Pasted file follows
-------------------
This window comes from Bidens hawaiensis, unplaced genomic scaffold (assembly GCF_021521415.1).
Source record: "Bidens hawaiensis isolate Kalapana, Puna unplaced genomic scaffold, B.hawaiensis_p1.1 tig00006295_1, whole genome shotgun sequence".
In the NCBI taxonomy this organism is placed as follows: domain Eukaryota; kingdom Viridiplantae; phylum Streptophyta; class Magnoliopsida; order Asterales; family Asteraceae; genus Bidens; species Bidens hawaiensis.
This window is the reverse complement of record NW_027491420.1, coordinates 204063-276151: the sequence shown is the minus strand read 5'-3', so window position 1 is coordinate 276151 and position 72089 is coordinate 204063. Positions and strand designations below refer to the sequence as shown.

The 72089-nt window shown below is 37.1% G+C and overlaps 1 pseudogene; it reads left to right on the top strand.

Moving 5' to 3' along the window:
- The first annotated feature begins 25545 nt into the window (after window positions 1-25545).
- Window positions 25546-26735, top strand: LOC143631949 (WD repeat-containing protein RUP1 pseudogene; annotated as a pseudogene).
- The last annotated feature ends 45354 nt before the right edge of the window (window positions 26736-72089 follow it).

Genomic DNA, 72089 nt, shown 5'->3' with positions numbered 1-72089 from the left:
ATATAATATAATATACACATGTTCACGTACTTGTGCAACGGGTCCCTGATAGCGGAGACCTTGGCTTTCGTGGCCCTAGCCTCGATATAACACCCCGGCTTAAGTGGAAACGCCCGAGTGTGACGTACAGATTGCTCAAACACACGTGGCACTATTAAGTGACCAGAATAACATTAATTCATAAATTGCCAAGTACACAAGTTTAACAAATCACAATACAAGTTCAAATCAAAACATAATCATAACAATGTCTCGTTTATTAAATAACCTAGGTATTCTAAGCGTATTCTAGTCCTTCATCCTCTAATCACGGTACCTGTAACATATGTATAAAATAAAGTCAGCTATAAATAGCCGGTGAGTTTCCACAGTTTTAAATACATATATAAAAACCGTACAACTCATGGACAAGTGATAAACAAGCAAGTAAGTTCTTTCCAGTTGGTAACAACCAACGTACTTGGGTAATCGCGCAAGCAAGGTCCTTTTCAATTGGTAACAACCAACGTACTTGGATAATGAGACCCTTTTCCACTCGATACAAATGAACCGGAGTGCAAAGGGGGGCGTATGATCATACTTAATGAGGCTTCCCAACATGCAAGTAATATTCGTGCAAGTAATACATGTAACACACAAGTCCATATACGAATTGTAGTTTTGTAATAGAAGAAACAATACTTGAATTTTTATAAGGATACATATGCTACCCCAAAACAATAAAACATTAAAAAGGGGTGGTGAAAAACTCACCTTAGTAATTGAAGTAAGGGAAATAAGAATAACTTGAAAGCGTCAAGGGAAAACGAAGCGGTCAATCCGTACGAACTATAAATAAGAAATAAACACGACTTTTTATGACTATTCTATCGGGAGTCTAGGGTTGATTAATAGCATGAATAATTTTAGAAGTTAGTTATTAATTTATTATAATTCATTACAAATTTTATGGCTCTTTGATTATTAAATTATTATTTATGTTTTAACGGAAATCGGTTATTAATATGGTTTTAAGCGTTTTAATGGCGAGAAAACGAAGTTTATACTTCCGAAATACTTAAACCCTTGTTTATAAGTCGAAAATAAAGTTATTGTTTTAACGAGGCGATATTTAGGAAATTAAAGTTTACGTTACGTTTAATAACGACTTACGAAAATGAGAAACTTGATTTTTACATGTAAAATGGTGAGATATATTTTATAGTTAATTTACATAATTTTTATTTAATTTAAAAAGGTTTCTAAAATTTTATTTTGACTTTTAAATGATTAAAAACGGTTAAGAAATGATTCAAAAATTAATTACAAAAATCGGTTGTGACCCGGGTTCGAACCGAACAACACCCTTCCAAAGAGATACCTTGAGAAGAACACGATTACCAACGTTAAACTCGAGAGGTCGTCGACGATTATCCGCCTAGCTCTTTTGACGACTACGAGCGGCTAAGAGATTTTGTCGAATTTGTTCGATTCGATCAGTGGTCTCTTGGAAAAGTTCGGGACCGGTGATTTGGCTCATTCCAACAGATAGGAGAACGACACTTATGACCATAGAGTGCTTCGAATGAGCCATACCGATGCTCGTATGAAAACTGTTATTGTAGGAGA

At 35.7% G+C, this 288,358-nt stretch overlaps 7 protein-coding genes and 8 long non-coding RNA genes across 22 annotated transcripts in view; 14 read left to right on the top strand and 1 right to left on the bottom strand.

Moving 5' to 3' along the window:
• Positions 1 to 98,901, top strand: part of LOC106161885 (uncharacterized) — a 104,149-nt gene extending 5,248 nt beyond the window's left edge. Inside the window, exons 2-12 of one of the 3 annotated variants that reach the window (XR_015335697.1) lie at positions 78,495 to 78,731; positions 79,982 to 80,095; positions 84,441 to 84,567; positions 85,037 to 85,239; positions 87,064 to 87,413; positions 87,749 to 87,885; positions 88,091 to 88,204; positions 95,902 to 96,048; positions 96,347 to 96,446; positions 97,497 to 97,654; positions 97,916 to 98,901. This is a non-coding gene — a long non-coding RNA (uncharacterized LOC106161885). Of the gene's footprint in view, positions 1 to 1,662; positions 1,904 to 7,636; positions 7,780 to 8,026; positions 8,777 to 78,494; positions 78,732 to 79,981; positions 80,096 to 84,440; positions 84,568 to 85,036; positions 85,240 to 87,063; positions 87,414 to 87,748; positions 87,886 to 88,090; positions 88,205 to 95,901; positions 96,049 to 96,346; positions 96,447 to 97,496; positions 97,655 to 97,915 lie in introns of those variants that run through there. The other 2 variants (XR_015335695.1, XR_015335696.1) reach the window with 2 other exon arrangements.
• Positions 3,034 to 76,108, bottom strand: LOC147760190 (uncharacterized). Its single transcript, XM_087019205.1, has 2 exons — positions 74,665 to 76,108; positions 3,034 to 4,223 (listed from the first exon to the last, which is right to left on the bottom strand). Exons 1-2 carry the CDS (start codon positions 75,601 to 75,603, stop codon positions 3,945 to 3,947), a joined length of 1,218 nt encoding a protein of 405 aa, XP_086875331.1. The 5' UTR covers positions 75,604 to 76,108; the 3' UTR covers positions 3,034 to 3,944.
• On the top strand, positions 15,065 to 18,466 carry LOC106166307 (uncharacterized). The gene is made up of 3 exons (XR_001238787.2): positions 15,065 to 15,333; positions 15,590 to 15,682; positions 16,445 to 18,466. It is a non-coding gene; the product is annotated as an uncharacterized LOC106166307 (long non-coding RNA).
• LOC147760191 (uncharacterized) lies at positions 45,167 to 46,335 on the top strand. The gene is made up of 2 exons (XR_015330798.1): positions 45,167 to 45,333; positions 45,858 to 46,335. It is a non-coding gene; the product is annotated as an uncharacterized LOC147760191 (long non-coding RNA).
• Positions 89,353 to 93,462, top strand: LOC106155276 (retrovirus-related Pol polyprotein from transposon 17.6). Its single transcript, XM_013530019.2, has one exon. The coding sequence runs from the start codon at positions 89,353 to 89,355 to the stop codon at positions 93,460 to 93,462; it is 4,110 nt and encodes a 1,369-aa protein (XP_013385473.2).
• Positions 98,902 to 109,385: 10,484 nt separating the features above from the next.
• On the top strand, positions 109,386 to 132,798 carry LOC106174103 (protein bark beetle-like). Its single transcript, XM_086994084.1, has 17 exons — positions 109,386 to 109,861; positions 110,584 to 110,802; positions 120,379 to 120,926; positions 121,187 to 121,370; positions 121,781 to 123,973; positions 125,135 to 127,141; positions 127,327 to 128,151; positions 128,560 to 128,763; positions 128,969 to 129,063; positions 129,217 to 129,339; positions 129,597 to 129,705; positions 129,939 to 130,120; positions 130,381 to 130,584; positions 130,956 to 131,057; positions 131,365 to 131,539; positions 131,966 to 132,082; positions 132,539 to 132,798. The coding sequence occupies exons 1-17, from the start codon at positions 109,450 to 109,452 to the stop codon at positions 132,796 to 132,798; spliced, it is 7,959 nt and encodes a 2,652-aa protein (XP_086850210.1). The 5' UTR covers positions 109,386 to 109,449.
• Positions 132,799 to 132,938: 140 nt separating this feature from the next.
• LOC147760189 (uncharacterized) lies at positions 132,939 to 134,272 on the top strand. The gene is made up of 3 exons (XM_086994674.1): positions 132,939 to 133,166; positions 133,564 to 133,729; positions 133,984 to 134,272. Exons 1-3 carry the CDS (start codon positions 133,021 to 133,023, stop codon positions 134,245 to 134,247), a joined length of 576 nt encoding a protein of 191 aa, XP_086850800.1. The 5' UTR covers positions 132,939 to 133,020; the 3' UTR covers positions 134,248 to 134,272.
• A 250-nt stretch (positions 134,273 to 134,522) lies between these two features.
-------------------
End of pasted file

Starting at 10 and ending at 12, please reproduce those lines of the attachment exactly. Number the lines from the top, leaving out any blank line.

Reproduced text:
Genomic DNA, 72089 nt, shown 5'->3' with positions numbered 1-72089 from the left:
ATATAATATAATATACACATGTTCACGTACTTGTGCAACGGGTCCCTGATAGCGGAGACCTTGGCTTTCGTGGCCCTAGCCTCGATATAACACCCCGGCTTAAGTGGAAACGCCCGAGTGTGACGTACAGATTGCTCAAACACACGTGGCACTATTAAGTGACCAGAATAACATTAATTCATAAATTGCCAAGTACACAAGTTTAACAAATCACAATACAAGTTCAAATCAAAACATAATCATAACAATGTCTCGTTTATTAAATAACCTAGGTATTCTAAGCGTATTCTAGTCCTTCATCCTCTAATCACGGTACCTGTAACATATGTATAAAATAAAGTCAGCTATAAATAGCCGGTGAGTTTCCACAGTTTTAAATACATATATAAAAACCGTACAACTCATGGACAAGTGATAAACAAGCAAGTAAGTTCTTTCCAGTTGGTAACAACCAACGTACTTGGGTAATCGCGCAAGCAAGGTCCTTTTCAATTGGTAACAACCAACGTACTTGGATAATGAGACCCTTTTCCACTCGATACAAATGAACCGGAGTGCAAAGGGGGGCGTATGATCATACTTAATGAGGCTTCCCAACATGCAAGTAATATTCGTGCAAGTAATACATGTAACACACAAGTCCATATACGAATTGTAGTTTTGTAATAGAAGAAACAATACTTGAATTTTTATAAGGATACATATGCTACCCCAAAACAATAAAACATTAAAAAGGGGTGGTGAAAAACTCACCTTAGTAATTGAAGTAAGGGAAATAAGAATAACTTGAAAGCGTCAAGGGAAAACGAAGCGGTCAATCCGTACGAACTATAAATAAGAAATAAACACGACTTTTTATGACTATTCTATCGGGAGTCTAGGGTTGATTAATAGCATGAATAATTTTAGAAGTTAGTTATTAATTTATTATAATTCATTACAAATTTTATGGCTCTTTGATTATTAAATTATTATTTATGTTTTAACGGAAATCGGTTATTAATATGGTTTTAAGCGTTTTAATGGCGAGAAAACGAAGTTTATACTTCCGAAATACTTAAACCCTTGTTTATAAGTCGAAAATAAAGTTATTGTTTTAACGAGGCGATATTTAGGAAATTAAAGTTTACGTTACGTTTAATAACGACTTACGAAAATGAGAAACTTGATTTTTACATGTAAAATGGTGAGATATATTTTATAGTTAATTTACATAATTTTTATTTAATTTAAAAAGGTTTCTAAAATTTTATTTTGACTTTTAAATGATTAAAAACGGTTAAGAAATGATTCAAAAATTAATTACAAAAATCGGTTGTGACCCGGGTTCGAACCGAACAACACCCTTCCAAAGAGATACCTTGAGAAGAACACGATTACCAACGTTAAACTCGAGAGGTCGTCGACGATTATCCGCCTAGCTCTTTTGACGACTACGAGCGGCTAAGAGATTTTGTCGAATTTGTTCGATTCGATCAGTGGTCTCTTGGAAAAGTTCGGGACCGGTGATTTGGCTCATTCCAACAGATAGGAGAACGACACTTATGACCATAGAGTGCTTCGAATGAGCCATACCGATGCTCGTATGAAAACTGTTATTGTAGGAGA

At 35.7% G+C, this 288,358-nt stretch overlaps 7 protein-coding genes and 8 long non-coding RNA genes across 22 annotated transcripts in view; 14 read left to right on the top strand and 1 right to left on the bottom strand.